Review: Red Hood & The Outlaws #2

Red Hood & The Outlaws has been a sleeper of a book for DC, and the second issue does not disappoint as we’re introduced to the second member of the Dark Trinity. Artemis makes her post-Flashpoint debut as the Egyptian-God-worshiping-Amazon and current obstacle separating Red Hood from his objective. Artemis comes across as a very different Amazon than we’ve seen from their other ambassadors to the world like Wonder Woman and Donna Troy. Though all three women are warriors, Artemis strikes a refreshing balance of common-sense and cultural awareness that was refreshing to see. Rather than a fresh-off-the-island take that would be easy to fall into, it’s clear Artemis knows her way around “Man's World” and has no qualms about bringing what she’s learned from her home to it.

red-hood-and-the-outlaws-2As far as her interactions with Jason go and the idea that these two will ever be a team, it was a surprise. Scott Lobdell managed to build a foundation for these two characters through a surprising amount of witty, funny banter and a level of intelligence fitting Jason. Portrayed as the underdog, the All-Caster survivor played to his strengths, and that was fun to see as the titular character.

Dexter Soy and Veronica Gandini delivered strong with a number of spread pages that fit perfectly and helped to move the story along well. Soy put the shadows to work. It really makes me appreciate how fitting Dexter is for a book with Gotham as the main setting (for now) because he really does some great work with night-based backgrounds.

Veronica Gandini, again, really has the colors catching my eye and making me linger and go back to the pages. This is especially evident in the early parts of the book. Coming from a guy who doesn’t even like the color red very much, there was a lot of it here, and it looked immaculate.

I will argue that I am a bit bothered by the pacing of this book. Things seem to be moving fast, which does take me a little out of things. Black Mask, in particular, comes across as far too trusting a character to have built a criminal empire.  I imagine this will be the pace of the book moving forward. It will take some getting used to, but it’s far from a book-killer.

I do look forward to seeing how Bizzaro is characterized, once he joins our heroes. Red Hood and Artemis have proven to be equal parts edgy and fun. Where Bizzaro fits in that frame will be interesting to see, but his words about his version of Bizzaro have me looking forward to the completion of the Dark Trinity.

[su_box title="Score: 4/5" style="glass" box_color="#8955ab" radius="6"]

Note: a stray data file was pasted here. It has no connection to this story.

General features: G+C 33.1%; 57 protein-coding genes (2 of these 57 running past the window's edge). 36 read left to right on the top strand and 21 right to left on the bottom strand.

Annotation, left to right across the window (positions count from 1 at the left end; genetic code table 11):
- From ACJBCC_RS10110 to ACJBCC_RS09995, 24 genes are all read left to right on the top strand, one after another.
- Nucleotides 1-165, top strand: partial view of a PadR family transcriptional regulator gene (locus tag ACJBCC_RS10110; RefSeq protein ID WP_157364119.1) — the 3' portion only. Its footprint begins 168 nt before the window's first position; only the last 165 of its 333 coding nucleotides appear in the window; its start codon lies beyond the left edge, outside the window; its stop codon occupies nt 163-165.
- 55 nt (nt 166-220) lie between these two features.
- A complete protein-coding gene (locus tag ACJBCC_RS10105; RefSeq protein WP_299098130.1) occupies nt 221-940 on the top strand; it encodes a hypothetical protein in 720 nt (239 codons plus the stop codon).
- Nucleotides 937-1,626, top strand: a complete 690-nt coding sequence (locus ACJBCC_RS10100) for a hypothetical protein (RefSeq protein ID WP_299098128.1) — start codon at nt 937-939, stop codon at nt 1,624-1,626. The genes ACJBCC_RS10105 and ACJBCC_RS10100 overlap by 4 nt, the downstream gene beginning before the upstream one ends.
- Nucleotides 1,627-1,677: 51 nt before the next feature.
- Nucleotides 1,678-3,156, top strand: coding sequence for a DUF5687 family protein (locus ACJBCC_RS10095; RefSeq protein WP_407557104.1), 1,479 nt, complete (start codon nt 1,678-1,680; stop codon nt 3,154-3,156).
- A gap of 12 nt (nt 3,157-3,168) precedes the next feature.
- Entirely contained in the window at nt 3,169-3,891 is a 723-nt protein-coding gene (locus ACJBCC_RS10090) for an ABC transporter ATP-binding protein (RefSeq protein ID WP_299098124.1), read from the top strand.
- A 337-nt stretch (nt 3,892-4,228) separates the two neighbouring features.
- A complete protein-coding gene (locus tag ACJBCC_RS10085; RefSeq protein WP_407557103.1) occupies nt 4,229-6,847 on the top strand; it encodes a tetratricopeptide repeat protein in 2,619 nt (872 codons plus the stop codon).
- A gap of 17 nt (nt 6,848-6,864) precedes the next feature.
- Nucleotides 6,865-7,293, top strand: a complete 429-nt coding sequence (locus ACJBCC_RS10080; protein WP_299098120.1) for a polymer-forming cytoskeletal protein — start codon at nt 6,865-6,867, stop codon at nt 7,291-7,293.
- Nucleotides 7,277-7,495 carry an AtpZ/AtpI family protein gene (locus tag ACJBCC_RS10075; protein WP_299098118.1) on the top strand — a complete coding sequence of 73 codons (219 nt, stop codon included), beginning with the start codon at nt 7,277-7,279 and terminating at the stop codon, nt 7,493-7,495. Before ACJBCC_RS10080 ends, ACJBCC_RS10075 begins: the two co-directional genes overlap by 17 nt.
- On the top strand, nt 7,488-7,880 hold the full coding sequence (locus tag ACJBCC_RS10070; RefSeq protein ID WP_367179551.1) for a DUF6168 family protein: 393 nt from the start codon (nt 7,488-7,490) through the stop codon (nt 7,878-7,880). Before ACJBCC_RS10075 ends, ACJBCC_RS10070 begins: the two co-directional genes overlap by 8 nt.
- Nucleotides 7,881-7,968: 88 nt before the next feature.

Red Hood & The Outlaws #2 Writer: Scott Lobdell Artist: Dexter Soy, Veronica Gandini Publisher: DC Comics Price: $2.99 Format: Ongoing series; Print/Digital


Review: Red Hood and The Outlaws: Rebirth #1

The new Red Hood and The Outlaws eh?  I confess to never having read the New 52 version. To be honest, I didn’t hear great things but my word this first Rebirth issue impressed me… Like the other premier Rebirth titles, this sets up Red Hood in the new, silver age styled status quo and from the very first breathtaking splash page I was hooked.  This felt like Gotham and despite not being a Batman book, the caped crusader was rendered beautifully by Dexter Soy.  I feel compelled to see more of his work after this.  Thank goodness this is the beginning of our new Red Hood then!

Scott Lobdell retells the story of Jason Todd, the destruction of Robin at the hands of The Joker, and the inevitable creation of Red Hood.  You could argue there was no need for this but there’s a REDHOTOREB_Cv1_ds deftness of touch to the storytelling that makes you not care that you’re reading it again.  I recently caught a fan-made video on YouTube about Red Hood, it was dark and gritty, the character so tortured and conflicted, and I absolutely loved it.  That same feel was present here in superb comic book form.

There is a lot of jumping back and forth in time as this first story unfolds and it can feel a little jerky at times.  Still, it helps provide context to our anti-hero, his raison d’etre as he seemingly guns down the Mayor of Gotham in front of Batman.  Of course things are not always as they seem...I won’t spoil it for you either, this is one you need to see for yourself.

The action scenes are punchy and beautifully rendered, the Joker scene gave me chills as each carefully constructed panel came together with well-lettered, well-written dialogue.  And the mood of some of the full page panels is just eye-poppingly, draw-droppingly fantastic that it makes me wish Dexter Soy was pencilling the core Batman series himself.  Mr. Soy where have you been all my life?  I tip my cap to you Sir.

Let’s not forget the sublime work of Veronica Gandini: the darkened skies of Gotham, the textured shadows that fall across Batman’s cowl, my word it’s all just visually stunning.  The only downside, if you can even call it one is that perhaps Batman is rendered with more vivid detail than our core protagonist but I’m just nitpicking now.  This book is beautiful.

As for the plot, well not a lot has been revealed by Scott Lobdell, yet. This is just the set-up, the stage upon which Jason Todd’s story will be told, and what a stage it is.  This is certainly one to check out, even if you’re not a fan of Red Hood, or you are but hated the New 52 work, do yourself a huge favour and pick this one up.

Don’t let anything stand in your way...

[su_box title="Score: 4/5" style="glass" box_color="#8955ab" radius="6"]

Red Hood and The Outlaws: Rebirth #1 Writer: Scott Lobdell Artist: Dexter Soy Colorist: Veronica Gandini Publisher: DC Comics Price: $2.99 Format: Ongoing; Print/Digital [/su_box]